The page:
Literature | ˈlit(ə)rəCHər | noun | Written works, especially those considered of superior or lasting artistic merit. – New Oxford American Dictionary
According to a certain stuffy pocket of the literary community, science fiction, fantasy, and horror, collectively known as speculative fiction, don’t qualify as literature. Decent stories? Maybe. Cool ideas? Sure. But in the eyes of this snobbish literary elite, speculative fiction just doesn’t measure up to stuff like The Grapes of Wrath and Moby Dick.
Would you ever read Moby Dick willingly? Yeah, neither would I.
Take the 2003 National Book Awards as an example. That year’s winner was none other than Stephen King, who of course mainly writes horror. The literary elite wasted no time in attacking him, no doubt because he’s just a lowly genre writer. Here’s a quite from critic Harold Bloom.
“The decision to give the National Book Foundation’s annual award for ‘distinguished contribution’ to Stephen King is extraordinary, another low in the shocking process of dumbing down our cultural life. I’ve described King in the past as a writer of penny dreadfuls, but perhaps even that is too kind. He shares nothing with Edgar Allan Poe. What he is is an immensely inadequate writer on a sentence-by-sentence, paragraph-by-paragraph, book-by-book basis.”
You forgot chapter-by-chapter, Harry, but whatever. I disagree with you.
In an episode of my favorite podcast, The Geek’s Guide to the Galaxy, host David Barr Kirtley led a panel on this very debate. Recorded to promote Best American Science Fiction and Fantasy 2015, edited by John Joseph Adams and Joe Hill, the panel featured such influential SF figures as Adams, Hill, Carmen Maria Machado, Seanan McGuire, and Jess Row.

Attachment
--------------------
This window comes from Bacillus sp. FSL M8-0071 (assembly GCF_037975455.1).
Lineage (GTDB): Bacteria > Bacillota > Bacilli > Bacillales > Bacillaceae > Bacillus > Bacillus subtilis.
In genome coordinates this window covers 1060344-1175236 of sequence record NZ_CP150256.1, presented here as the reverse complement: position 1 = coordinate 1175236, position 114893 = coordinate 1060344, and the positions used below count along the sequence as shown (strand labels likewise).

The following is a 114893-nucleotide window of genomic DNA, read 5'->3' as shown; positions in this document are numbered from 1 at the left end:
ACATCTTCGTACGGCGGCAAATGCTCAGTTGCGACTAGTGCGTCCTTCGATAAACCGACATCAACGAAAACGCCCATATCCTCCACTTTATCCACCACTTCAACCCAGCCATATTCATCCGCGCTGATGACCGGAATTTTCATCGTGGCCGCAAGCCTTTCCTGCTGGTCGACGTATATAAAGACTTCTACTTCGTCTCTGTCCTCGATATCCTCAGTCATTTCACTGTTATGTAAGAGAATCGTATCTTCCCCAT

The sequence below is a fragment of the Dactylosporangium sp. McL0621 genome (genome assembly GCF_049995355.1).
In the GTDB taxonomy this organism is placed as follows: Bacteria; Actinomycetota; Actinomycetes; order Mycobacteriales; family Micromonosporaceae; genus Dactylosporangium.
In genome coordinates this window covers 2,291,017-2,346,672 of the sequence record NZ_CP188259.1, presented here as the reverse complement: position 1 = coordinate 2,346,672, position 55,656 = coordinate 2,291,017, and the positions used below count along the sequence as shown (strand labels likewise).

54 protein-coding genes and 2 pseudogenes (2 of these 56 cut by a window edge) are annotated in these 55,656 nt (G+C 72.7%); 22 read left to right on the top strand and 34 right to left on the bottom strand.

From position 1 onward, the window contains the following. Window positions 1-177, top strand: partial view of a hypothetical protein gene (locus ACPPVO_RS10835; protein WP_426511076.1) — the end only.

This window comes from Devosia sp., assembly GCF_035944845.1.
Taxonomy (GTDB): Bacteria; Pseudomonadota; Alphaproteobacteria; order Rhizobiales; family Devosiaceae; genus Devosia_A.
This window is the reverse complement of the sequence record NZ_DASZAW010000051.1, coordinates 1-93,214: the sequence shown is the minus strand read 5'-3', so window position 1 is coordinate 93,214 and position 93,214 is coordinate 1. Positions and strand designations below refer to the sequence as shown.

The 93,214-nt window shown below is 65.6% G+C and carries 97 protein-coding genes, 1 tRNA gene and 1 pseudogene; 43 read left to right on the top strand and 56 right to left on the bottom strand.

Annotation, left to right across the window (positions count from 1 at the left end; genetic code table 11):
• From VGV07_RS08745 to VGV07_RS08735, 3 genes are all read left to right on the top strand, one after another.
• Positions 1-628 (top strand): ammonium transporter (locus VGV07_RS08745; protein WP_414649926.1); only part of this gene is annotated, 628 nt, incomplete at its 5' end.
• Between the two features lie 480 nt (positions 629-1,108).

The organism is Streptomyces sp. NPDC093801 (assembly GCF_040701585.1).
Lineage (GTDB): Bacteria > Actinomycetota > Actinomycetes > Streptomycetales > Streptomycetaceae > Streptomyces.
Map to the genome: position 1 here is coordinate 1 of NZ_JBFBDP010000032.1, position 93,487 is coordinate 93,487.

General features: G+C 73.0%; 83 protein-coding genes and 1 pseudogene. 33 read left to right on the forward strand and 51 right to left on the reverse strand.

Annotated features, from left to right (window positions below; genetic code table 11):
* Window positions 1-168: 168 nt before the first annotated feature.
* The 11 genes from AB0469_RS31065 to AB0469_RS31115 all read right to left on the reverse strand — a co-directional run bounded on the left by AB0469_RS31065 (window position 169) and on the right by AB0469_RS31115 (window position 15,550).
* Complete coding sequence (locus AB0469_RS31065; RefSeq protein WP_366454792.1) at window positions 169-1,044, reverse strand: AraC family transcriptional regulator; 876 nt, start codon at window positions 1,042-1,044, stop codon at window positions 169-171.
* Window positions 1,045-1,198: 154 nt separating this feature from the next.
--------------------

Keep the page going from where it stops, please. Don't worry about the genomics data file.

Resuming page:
It’s interesting; Adams and Hill have starkly different opinions on the purpose of the volume. On the one hand, John Joseph Adams thinks of Best American Science Fiction and Fantasy as a vehicle for speculative fiction to prove its worth to the literary mainstream. In his own words:
“I and other science fiction fans believe that the best science fiction and fantasy is on par with or better than any other genre. My goal with The Best American Science Fiction and Fantasy was to prove that.”
Joe Hill, however, argues that speculative fiction has already merged with literature, and that it did so a long time ago.
“The instruments of science fiction and fantasy—the tools in that genre toolbox—have been out there in the literary world and being explored for at least a decade now, in work by people like Jonathan Lethem, Michael Chabon, Margaret Atwood, and Cormac McCarthy. Science fiction and fantasy is part of the literary mainstream, and has been for a while now.”
At first glance, Hill’s argument resonated more with me. There are so many novels out there—The Road, Fahrenheit 451, Cloud Atlas, and 1984, just to name a few—that are generally considered literary, non-genre works, yet are so clearly speculative fiction that it’s difficult to argue otherwise.
The more I’ve thought about this debate, the more I’ve started to like a decidedly different answer.
Why doesn’t the literary mainstream accept speculative fiction?
Why does it matter?
Let’s refer back to our definition of literature for a second. In the grand scheme of things, does The Lord of the Rings have “superior or lasting merit”? I’d say so. Since the trilogy’s publication in 1954, it’s been an enduring classic for generation upon generation. It’s been translated into 38 different languages (not sure if Tengwar counts there). Furthermore, it’s a story about enduring human ideas: friendship, tyranny, power, greed, love.
Does The Hitchhiker’s Guide to the Galaxy have lasting merit? Does Dracula? Does Slaughterhouse Five?
If you’ve ever read any of those books, you already know the answer.
Truth is, we don’t need to speak up for speculative fiction. Speculative fiction speaks for itself.
Are you a fan of speculative fiction? Me too. Check out some of my speculative work here.